‘Every well groomed woman is very particular to see that outside garments fit without wrinkles and with a glove-like appearance across the hips and back. […] The fitted princess slip has come into use to overcome this difficulty’ (School Sewing Based On Home Problems, 1916).
I’m currently sewing an Edwardian lace lingerie dress and I made this Edwardian princess slip to wear underneath. Princess slips were an alternative to a separate petticoat and corset cover (camisole) in the 1900s. Because princess slips fit smoothly over the body and don’t have a seam at the waist they were considered superior to underwear with waist seams. But they are also more difficult to make than a separate petticoat and camisole! 😉 Continue reading Edwardian Princess Slip→
The Edwardian era is my favorite historical era at the moment, that’s why I made another piece of Edwardian underwear! 😀 You could call this piece of lingerie a slip, chemise, princess slip or princess petticoat. And in the Edwardian era, it was also called ‘combination chemise and short petticoat’. It combined the corset cover and short under petticoat into one garment and was usually worn over the chemise and corset. Continue reading Edwardian Slip With Lace Inserts – History Bounding→
After making an Edwardian chemise with crochet yoke, I always wanted to crochet an Edwardian crochet lace yoke from scratch! 😀 To make the yoke I followed a 1910s free crochet pattern. I used unravelled cotton yarn and threaded turquoise silk ribbon through the finished yoke. I love how the Edwardian crochet lace yoke turned out! Continue reading Edwardian Camisole With DIY Crochet Lace Yoke→
I wanted to make an Edwardian summer net corset for years but I couldn’t find a suitable net fabric. But now I finally found a cotton net fabric and could make my Edwardian cotton net summer corset. Yay! 😀 I’m so happy how it turned out: It’s so comfy! Continue reading Edwardian Cotton Net Summer Corset→
Do you need to invisibly join lace trim for your next sewing project? Learn how to sew an invisible lace seam by hand. This method to join lace is from the Edwardian era! Use this invisible lace join instead of a bulky seam for your next historical costuming or heirloom sewing project!
Currently I‘m making an Edwardian lace chemise for which I use lace scraps from my stash. And the Edwardians knew a method to invisibly sew lace together. This invisible seam works particularly well with lace that doesn’t fray badly: like cotton Valenciennes lace which I use here. Continue reading How To Join Lace – Invisible Seam→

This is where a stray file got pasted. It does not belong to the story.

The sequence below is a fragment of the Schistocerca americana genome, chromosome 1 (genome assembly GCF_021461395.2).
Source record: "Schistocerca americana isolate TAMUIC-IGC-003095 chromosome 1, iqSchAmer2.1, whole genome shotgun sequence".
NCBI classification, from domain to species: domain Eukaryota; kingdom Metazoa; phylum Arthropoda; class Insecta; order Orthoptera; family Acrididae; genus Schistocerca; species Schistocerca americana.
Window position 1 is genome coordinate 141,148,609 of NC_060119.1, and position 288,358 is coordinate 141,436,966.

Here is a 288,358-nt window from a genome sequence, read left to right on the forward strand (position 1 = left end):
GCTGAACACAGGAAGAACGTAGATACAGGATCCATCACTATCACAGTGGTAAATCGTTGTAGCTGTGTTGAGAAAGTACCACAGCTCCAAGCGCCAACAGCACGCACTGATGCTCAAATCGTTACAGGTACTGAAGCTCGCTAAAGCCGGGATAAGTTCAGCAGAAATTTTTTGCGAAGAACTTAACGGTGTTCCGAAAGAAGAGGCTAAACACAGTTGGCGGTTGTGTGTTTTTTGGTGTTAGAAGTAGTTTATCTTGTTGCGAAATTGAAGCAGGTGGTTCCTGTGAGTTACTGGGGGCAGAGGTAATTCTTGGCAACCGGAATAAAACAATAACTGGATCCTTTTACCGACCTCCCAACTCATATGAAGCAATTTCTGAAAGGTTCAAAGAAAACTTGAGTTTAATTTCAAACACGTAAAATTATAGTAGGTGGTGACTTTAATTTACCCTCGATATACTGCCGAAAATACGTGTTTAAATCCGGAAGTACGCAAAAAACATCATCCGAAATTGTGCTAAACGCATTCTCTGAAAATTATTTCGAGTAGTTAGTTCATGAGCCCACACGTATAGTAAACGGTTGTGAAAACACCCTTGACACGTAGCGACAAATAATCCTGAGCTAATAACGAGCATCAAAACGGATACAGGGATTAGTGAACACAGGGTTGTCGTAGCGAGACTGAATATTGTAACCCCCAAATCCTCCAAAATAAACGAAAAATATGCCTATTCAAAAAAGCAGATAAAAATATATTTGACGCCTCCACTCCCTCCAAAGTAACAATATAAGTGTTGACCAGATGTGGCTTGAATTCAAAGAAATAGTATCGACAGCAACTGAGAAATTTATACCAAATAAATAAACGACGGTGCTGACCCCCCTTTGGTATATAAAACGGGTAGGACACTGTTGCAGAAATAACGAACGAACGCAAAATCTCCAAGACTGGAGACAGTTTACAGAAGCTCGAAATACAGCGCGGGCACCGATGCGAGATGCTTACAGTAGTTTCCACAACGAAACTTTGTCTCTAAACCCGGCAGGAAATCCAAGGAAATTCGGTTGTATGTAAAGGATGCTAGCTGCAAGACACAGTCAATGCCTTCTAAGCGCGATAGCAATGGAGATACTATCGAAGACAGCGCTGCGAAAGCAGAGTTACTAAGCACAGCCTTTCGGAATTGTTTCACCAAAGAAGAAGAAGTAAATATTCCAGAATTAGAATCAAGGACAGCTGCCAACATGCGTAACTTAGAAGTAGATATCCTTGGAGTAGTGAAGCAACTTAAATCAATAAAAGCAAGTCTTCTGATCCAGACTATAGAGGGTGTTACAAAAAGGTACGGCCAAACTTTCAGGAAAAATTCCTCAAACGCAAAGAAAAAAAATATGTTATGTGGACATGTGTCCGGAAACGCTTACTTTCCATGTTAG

Learn 6 different vintage ways to insert lace and improve your heirloom sewing skills! So if you’re wondering how to add lace trim like in earlier times, read on.
Today, lace is usually inserted with zigzag stitches by machine. But in past, lace was either inserted by hand or with a straight-stitch sewing machine. In this tutorial I’ll show you 6 ways how to insert lace by hand or with straight stitches by machine. Let me know in the comments what’s your favorite way to insert lace! 😀 Continue reading 6 Ways How To Insert Lace – Heirloom Sewing Tutorial→
In the Victorian and Edwardian era, all women wore camisoles over her corsets so that the corset boning wouldn’t show through the often sheer dress materials. So, camisoles – also known as corset covers – were essential garments back then! Continue reading Edwardian Lace Camisole→
We finally had time to take photos of my handmade Edwardian lace petticoat. I love how the petticoat turned out! Besides my Edwardian silk corset, it’s my favorite historical piece so far! Continue reading Edwardian Lace Petticoat→
Limerick lace is a floral tulle lace: It is hand-embroidered on machine-made cotton net. In this tutorial I’ll show you the basics of Limerick lace.
Limerick lace was made since 1829 in Limerick, Ireland, hence the name Limerick lace. There are two types of this beautiful, delicate lace: Limerick lace can be either worked as needle-run or tambour lace. In needle-run lace, the net ground is embroidered with a needle and darning stitches. Whereas in tambour lace, the net ground is embroidered with chain stitches and a tambour hook which is similar to a crochet hook. Usually, needle-run lace is more delicate than tambour lace, while some Limerick tulle laces use a combination of needle-run and tambour. Continue reading How To Make Limerick Lace By Hand→